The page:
Question

Graph Theory.

A simple graph *G* with 7 vertices and 10 edges has the
following properties: *G* has six vertices of degree
*a* and one vertex of degree *b.* Find *a* and
*b*, and draw the graph.

Show all work.

Answer #1

Let G be a simple graph in which all vertices have degree four.
Prove that it is possible to color the edges of G orange or blue so
that each vertex is adjacent to two orange edges and two blue
edges.
Hint: The graph G has a closed Eulerian walk. Walk along it and
color the edges alternately orange and blue.

Question 38
A simple connected graph with 7 vertices has 3 vertices of
degree 1, 3 vertices of degree 2 and 1 vertex of degree 3. How many
edges does the graph have?
Question 29
Use two of the following sets for each part below. Let X = {a,
b, c}, Y = {1, 2, 3, 4} and Z = {s, t}. a) Using ordered pairs
define a function that is one-to-one but not onto. b) Using ordered
pairs define...

Draw an example of a connected bipartite simple graph with 9
vertices and 10 edges that has an Euler tour.

Suppose we are going to color the vertices of a connected planar
simple graph such that no two adjacent vertices are with the same
color.
(a) Prove that if G is a connected planar simple graph, then G
has a vertex of degree at most five.
(b) Prove that every connected planar simple graph can be
colored using six or fewer colors.

A K-regular graph G is a graph such that deg(v) = K for all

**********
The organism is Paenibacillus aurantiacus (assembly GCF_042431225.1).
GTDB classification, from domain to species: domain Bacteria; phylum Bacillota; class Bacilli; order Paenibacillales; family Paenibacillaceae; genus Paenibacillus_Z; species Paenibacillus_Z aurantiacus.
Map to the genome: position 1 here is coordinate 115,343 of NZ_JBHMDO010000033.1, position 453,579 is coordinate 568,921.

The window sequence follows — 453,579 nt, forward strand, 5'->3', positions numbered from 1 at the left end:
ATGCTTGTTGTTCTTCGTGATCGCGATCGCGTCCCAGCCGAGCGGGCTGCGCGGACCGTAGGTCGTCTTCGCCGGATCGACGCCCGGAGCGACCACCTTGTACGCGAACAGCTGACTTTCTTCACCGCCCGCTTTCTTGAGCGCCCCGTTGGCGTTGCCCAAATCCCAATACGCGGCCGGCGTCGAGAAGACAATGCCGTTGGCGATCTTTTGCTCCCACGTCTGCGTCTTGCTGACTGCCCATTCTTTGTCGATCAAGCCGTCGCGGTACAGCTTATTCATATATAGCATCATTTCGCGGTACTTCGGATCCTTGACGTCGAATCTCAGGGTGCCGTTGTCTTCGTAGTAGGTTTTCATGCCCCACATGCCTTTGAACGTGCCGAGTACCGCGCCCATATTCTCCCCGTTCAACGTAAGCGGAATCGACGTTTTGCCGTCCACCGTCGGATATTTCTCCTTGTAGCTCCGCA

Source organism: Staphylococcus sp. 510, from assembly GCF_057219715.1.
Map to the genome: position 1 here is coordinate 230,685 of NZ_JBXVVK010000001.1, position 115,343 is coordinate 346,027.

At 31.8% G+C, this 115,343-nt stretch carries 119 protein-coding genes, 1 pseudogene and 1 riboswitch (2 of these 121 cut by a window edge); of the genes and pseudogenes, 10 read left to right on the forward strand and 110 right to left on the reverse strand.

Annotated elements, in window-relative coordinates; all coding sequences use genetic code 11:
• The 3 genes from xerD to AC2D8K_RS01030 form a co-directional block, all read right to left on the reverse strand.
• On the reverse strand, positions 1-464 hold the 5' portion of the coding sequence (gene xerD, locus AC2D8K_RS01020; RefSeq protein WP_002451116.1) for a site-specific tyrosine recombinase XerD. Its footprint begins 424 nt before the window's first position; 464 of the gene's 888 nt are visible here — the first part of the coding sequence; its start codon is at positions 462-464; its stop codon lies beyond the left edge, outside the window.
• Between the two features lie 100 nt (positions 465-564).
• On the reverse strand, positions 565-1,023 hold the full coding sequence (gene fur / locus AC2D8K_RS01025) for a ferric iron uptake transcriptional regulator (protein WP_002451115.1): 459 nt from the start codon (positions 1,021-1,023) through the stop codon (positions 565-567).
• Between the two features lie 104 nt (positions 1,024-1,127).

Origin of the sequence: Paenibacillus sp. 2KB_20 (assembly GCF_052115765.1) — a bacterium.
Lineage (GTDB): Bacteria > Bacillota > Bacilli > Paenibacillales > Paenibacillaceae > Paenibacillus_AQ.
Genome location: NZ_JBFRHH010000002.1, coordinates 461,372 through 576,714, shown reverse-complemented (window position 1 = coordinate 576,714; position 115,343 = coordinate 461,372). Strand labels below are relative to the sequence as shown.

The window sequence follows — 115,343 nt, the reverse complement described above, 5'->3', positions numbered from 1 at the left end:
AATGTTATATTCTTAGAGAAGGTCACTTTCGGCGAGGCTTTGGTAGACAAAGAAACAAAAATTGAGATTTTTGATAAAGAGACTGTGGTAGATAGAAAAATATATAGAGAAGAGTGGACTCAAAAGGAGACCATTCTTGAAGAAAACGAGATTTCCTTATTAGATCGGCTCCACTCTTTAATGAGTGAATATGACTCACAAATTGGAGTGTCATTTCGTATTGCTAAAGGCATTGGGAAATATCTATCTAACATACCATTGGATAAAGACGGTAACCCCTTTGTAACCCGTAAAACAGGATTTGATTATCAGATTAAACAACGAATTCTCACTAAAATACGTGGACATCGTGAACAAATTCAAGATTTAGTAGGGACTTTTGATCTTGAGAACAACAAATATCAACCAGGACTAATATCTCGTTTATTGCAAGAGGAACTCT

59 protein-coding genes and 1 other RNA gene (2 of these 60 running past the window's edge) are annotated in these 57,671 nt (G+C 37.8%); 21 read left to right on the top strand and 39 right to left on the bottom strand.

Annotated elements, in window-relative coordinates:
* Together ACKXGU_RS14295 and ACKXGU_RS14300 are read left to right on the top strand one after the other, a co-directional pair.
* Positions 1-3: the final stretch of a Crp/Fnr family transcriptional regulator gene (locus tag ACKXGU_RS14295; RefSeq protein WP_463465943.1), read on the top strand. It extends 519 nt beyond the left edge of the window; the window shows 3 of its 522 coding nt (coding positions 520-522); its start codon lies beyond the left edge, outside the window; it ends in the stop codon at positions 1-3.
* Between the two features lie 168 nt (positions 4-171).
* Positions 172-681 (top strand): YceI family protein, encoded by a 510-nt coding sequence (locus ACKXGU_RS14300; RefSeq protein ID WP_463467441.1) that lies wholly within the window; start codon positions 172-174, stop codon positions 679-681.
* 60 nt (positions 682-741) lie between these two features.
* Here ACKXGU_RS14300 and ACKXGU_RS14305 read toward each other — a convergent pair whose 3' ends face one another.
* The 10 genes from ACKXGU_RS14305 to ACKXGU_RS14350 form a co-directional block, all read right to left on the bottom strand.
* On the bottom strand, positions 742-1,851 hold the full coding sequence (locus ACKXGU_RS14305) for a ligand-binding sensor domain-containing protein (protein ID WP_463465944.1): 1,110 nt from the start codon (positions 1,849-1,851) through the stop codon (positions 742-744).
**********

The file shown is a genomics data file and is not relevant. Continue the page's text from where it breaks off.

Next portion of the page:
vertices v in G. For example, c_9 is a 2-regular graph, because
every vertex has degree 2. For some K greater than or equal to 2,
neatly draw a simple K-regular graph that has a bridge. If it is
impossible, prove why.

Let G be a connected simple graph with n vertices and m edges.
Prove that G contains at least m−n+ 1 different subgraphs
which are polygons (=circuits). Note: Different polygons
can have edges in common. For instance, a square with a diagonal
edge has three different polygons (the square and two different
triangles) even though every pair of polygons have at least one
edge in common.

Prove that a simple graph with p vertices and q edges is complete
(has all possible edges) if and only if q=p(p-1)/2.
please prove it step by step. thanks

Suppose G is a simple, nonconnected graph with n vertices that
is maximal with respect to these properties. That is, if you tried
to make a larger graph in which G is a subgraph, this larger graph
will lose at least one of the properties (a) simple, (b)
nonconnected, or (c) has n vertices.
What does being maximal with respect to these properties imply
about G?G? That is, what further properties must GG possess because
of this assumption?
In this...

show that any simple, connected graph with 31 edges and 12 vertices
is not planar.

Show that if G is connected with n ≥ 2 vertices and n − 1 edges
that G contains a vertex of degree 1.
Hint: use the fact that deg(v1) + ... + deg(vn) = 2e

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